Maloney to MTA: Have a Plan to Complete Subway

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Construction impact on neighborhood still an issue

"Moses was in the desert for 40 years because he didn't have a plan," said Congresswoman Carolyn Maloney (D-12) at a press conference she called to address the Second Avenue subway project. "We want to make sure that the MTA has a plan to complete this project and they deserve credit for managing to keep both the budget and the completion dates steady over the last four years, that is an improvement."

Maloney, a former grade-school teacher, called the press conference to issue her office's report card on the project's progress and to highlight the dismantling of the "muck house" - a site designated for construction debris on 72nd Street and Second Avenue.

"Many people are afraid they will never complete it," said Maloney. "I am here with a sharp pencil to make sure that they do complete it and to give grades, and to give oversight, and to make sure that this project is completed and the quality of life for the Second Avenue is returned to the residents that live there."

The latest report card graded the MTA on their progress in such areas as communication with public (A-), on-time record (B) and mitigation of construction impact (C-), among other measures. The MTA earned an overall B+, up from the B they received the last time the report card was issued in 2011.

Of the $1.3 billion pledged by the federal government for the project, all but $16 million has been given and Maloney said the remainder is included in the federal budget which is still being worked out in Washington. Maloney said she's confident the money will for the project will still be there when the budget is passed.

"All of that money is in the ground right now, save $16 million and that is in the federal budget coming out hopefully this year," said Maloney. "I'm convinced we will have the money on the federal level."

Maloney also said the MTA has furnished her office with a letter saying that a state-funded match to the $16 million is in place, but she doesn't know the exact amount of money for the match. The federal and state funds will go to completing phase one of the project, which will travel on Second Avenue from 96th Street to 63rd Street where it will hook up with the Q Train.

"This is the largest construction project, and mass-transit project, not only in my district, not only in the city of New York, not only in the state of New York, but the largest project in the country," said Maloney. "The Federal Transit Administration] has rated it the most important mass-transit project in our country, they predict on day one it will move over 200,000 of our residents and commuters."[

Councilwoman Jessica Lappin, who represents the Upper East Side, was also on hand to offer comments on the project. She said the biggest complaints she hears from constituents are blasting from construction and the increase in rats due to the amount of trash along Second Avenue. She also praised Congresswoman Maloney for securing the funding to complete phase one of the project.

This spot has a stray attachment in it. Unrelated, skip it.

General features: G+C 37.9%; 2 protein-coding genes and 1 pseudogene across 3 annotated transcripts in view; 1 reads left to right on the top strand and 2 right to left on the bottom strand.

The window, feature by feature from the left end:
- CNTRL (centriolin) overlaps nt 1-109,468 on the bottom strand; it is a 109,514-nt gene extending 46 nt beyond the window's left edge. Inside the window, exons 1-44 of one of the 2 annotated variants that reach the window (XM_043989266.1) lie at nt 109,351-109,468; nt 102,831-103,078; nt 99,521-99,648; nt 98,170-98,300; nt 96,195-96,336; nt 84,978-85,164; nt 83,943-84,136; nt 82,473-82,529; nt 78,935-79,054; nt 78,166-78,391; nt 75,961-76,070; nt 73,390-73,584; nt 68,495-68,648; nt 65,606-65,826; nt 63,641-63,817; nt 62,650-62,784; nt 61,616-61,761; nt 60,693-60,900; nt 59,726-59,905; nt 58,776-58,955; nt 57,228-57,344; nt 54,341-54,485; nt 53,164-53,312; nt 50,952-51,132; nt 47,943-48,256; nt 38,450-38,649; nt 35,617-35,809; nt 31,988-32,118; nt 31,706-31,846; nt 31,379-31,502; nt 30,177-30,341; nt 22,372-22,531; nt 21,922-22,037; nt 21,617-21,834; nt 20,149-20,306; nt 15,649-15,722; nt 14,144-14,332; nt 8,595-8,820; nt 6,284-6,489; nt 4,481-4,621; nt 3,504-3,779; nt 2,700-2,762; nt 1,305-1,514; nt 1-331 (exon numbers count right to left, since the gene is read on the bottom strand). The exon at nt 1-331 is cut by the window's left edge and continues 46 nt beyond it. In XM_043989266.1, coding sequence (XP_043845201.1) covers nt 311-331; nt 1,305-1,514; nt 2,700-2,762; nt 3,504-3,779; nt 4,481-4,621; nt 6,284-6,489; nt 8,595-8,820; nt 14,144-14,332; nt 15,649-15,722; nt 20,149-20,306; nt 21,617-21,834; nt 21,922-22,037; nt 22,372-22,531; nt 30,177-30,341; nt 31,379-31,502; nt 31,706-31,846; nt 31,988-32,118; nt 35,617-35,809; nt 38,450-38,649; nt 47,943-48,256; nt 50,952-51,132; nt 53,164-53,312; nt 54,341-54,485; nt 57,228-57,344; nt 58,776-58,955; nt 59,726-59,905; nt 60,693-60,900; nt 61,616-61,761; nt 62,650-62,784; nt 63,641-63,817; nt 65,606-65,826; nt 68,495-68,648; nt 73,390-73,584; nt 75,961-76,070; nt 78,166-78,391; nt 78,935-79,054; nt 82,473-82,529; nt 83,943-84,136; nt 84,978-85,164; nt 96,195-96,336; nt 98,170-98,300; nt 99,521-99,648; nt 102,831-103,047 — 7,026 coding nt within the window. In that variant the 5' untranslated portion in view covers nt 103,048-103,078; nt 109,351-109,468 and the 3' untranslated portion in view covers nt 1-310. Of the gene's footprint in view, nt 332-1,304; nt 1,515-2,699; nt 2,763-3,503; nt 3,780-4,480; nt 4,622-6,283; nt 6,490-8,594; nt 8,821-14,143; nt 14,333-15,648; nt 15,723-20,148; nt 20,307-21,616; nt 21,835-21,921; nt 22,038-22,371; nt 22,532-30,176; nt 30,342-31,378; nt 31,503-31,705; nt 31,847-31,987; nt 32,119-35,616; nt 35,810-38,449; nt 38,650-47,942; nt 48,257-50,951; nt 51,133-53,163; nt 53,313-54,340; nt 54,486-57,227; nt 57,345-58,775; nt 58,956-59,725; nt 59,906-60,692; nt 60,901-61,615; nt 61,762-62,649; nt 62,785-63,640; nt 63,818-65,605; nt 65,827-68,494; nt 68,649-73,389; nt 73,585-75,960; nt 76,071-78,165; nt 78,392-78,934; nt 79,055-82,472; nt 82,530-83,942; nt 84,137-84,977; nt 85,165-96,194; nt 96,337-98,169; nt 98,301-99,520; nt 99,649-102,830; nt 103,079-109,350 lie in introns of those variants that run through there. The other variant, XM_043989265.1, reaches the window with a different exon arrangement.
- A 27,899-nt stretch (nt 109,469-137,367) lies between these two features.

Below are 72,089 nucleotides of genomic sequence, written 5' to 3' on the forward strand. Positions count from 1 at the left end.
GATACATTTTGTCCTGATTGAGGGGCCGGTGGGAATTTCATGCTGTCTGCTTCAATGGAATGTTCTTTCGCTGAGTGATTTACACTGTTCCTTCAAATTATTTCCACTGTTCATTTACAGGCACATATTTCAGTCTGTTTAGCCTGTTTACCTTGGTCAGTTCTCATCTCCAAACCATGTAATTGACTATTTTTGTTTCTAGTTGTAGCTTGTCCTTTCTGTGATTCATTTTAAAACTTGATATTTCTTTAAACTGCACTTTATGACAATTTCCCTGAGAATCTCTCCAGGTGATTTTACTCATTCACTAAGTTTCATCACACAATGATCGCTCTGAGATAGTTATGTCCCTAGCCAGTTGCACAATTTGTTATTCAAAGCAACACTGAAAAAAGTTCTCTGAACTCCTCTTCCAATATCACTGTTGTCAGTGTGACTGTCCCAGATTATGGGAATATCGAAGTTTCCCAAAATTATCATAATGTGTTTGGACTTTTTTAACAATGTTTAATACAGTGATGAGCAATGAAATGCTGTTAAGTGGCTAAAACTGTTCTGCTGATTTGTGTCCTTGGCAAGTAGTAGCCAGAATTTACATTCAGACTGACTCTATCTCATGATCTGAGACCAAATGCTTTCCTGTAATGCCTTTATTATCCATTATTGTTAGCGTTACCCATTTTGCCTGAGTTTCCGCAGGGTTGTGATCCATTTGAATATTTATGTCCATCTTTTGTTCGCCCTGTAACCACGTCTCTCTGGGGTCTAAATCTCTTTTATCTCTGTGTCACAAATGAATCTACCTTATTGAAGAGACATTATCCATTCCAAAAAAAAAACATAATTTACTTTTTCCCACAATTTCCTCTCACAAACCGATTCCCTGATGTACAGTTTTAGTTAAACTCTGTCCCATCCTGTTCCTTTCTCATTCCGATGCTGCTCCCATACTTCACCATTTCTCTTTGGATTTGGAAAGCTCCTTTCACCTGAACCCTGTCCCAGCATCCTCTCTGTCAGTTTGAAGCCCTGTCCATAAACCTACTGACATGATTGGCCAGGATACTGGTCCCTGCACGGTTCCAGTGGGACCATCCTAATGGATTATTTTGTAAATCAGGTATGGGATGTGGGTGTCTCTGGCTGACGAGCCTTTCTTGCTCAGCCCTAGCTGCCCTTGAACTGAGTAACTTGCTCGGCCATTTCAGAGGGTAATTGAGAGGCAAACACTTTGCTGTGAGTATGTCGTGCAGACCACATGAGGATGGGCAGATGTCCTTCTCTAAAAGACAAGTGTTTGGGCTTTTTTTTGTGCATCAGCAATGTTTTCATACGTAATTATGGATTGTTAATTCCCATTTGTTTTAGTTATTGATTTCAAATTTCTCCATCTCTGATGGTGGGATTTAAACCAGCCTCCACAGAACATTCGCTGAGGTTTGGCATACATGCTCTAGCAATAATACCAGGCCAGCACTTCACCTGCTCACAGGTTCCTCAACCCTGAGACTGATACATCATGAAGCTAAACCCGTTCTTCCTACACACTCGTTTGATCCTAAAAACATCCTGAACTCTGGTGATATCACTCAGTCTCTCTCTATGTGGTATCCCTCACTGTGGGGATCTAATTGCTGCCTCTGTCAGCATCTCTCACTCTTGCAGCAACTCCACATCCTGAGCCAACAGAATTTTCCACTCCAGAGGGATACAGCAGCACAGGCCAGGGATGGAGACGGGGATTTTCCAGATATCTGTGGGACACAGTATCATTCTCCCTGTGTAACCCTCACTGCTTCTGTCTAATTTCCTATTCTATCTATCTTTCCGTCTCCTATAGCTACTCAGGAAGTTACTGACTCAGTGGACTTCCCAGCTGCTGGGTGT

"A project of this magnitude is going to have a lot of impact on the surrounding community," said Lappin. "[Making sure] we are both commending them for what they've done well but holding their feet to the fire on things they could do better [is] our job as elected officials."

The MTA initially set a deadline of 2013 to complete the project, but pushed it back to December 2016 after design delays and bureaucratic issues arose.

"We're here to say you can't push this back anymore," said Maloney. "We feel this neighborhood has sacrificed for the economic development of the whole city. It's been uncomfortable for people to live on Second Avenue, many of our businesses have had to close because people have not been able to get to their stores. "

Maloney pointed out that the tunnelling was completed five months ahead of schedule, which she said was one of the hardest and most disruptive part of the process.

The second phase of the project is still being hammered out and Maloney said she'll be holding a forum with MTA officials in October to determine whether it will run uptown or downtown.

The two areas where Maloney's office gave the MTA poor grades were in mitigation of construction impact (C-) and progress on station entrances and ancillary facilities (C).

"The construction impact continues to be the most negative aspect of the project. Residents in this neighborhood continue to complain about noise, and dust, [and] blasting," said Maloney, who noted blasting will be completed this summer.

Maloney also mentioned an incident in March where a construction worker was trapped in mud for four hours and a blast gone awry in August 2012 that sent debris eight stories high onto Second Avenue. Maloney said thankfully there were no injuries in either incident.

Maloney said station access for the only currently-active contractor on the project is on 96th Street, which accounts for the C grade in the station entrances and ancillary facilities category. She said station access for other contractors set to work on later portions of the project should have been started already.

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